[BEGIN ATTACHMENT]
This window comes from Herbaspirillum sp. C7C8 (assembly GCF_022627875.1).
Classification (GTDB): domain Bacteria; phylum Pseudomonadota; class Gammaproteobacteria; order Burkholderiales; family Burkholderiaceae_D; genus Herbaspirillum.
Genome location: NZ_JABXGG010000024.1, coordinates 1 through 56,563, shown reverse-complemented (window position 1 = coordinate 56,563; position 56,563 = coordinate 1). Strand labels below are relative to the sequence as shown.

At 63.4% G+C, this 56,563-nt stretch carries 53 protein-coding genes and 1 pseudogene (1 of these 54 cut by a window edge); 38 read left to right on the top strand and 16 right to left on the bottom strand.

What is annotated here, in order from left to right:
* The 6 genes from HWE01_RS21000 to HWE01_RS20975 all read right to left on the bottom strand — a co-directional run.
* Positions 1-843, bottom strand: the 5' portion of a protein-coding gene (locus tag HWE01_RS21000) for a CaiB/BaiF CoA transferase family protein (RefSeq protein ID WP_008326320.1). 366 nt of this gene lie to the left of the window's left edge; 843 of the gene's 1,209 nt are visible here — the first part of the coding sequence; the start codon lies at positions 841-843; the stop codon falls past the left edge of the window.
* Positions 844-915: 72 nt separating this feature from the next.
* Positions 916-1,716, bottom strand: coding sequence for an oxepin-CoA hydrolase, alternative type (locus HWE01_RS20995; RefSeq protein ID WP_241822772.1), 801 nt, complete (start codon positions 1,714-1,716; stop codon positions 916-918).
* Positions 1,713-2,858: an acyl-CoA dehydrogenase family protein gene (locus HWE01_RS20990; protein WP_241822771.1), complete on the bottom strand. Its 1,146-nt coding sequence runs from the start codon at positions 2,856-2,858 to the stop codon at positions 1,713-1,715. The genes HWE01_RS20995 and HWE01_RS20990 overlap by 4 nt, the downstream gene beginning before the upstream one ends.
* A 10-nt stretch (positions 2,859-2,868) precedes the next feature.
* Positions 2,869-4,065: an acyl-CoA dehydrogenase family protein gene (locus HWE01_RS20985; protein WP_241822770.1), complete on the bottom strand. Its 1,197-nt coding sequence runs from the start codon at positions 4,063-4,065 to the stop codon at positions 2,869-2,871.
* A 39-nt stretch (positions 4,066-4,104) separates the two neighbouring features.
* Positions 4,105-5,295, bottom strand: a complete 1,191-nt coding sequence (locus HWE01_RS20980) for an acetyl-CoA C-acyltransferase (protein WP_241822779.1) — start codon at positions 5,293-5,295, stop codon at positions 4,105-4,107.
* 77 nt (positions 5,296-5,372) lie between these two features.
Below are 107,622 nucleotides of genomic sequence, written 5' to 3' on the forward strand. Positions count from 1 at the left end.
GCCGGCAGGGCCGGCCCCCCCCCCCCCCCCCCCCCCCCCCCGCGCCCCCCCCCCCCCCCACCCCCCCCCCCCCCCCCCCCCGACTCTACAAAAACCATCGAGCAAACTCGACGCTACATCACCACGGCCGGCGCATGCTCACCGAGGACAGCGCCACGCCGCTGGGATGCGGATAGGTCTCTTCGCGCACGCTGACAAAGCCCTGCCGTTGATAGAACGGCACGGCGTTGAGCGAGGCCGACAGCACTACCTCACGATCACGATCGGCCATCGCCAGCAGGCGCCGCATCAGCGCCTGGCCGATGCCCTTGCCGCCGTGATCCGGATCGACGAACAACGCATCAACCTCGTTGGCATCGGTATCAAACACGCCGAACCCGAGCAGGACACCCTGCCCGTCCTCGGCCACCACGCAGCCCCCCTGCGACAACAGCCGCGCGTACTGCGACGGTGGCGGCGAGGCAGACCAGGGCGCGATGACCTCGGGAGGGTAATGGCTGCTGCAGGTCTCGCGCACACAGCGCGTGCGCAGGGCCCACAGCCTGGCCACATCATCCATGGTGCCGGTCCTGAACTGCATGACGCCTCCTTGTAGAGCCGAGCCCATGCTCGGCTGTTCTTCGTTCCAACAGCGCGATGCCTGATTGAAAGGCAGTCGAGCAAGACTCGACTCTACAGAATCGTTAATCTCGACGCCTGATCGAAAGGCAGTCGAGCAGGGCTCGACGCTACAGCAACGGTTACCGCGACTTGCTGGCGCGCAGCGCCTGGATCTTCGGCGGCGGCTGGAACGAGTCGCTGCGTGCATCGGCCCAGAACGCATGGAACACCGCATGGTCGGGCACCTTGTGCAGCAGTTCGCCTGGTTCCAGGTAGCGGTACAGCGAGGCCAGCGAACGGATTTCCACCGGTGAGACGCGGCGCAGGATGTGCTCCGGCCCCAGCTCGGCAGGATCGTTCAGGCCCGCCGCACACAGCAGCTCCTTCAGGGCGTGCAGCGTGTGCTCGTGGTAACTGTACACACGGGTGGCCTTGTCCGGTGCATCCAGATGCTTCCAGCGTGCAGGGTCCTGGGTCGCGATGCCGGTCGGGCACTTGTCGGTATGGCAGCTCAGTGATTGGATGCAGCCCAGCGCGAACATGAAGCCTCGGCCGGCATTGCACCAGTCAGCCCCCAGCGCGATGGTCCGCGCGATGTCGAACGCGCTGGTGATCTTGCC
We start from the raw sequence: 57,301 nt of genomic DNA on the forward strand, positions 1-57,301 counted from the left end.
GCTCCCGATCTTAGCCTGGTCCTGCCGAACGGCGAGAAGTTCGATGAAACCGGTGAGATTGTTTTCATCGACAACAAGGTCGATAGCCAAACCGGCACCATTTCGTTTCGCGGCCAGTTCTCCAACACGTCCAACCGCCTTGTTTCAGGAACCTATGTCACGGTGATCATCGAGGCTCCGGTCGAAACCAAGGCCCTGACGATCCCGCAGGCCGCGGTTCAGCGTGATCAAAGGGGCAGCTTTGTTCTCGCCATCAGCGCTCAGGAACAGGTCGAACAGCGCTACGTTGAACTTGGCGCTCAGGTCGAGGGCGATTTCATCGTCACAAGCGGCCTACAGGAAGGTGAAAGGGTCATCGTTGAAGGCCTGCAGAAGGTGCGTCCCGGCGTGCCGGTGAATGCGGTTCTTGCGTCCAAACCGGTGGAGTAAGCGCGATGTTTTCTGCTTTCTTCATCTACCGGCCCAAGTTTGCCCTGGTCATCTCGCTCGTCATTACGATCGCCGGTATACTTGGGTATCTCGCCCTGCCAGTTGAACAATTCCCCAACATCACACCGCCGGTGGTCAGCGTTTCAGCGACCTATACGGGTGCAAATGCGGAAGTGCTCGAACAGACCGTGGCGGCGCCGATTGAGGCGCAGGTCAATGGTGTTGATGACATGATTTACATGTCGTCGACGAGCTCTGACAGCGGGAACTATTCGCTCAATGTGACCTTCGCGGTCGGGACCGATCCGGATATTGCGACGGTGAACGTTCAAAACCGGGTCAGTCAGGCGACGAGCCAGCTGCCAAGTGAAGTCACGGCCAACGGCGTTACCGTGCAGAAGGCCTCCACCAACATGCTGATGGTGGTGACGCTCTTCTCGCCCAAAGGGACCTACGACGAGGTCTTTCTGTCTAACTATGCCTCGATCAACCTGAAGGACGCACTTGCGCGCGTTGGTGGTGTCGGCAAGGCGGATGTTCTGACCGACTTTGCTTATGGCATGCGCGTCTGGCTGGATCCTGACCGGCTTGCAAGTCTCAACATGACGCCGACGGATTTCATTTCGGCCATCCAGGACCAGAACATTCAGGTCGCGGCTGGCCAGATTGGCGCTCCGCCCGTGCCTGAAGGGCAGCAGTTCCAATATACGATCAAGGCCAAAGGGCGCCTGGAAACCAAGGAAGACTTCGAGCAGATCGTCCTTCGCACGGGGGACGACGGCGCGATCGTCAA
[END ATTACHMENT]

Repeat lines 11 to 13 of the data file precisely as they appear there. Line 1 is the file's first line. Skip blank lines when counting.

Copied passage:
* A 10-nt stretch (positions 2,859-2,868) precedes the next feature.
* Positions 2,869-4,065: an acyl-CoA dehydrogenase family protein gene (locus HWE01_RS20985; protein WP_241822770.1), complete on the bottom strand. Its 1,197-nt coding sequence runs from the start codon at positions 4,063-4,065 to the stop codon at positions 2,869-2,871.
* A 39-nt stretch (positions 4,066-4,104) separates the two neighbouring features.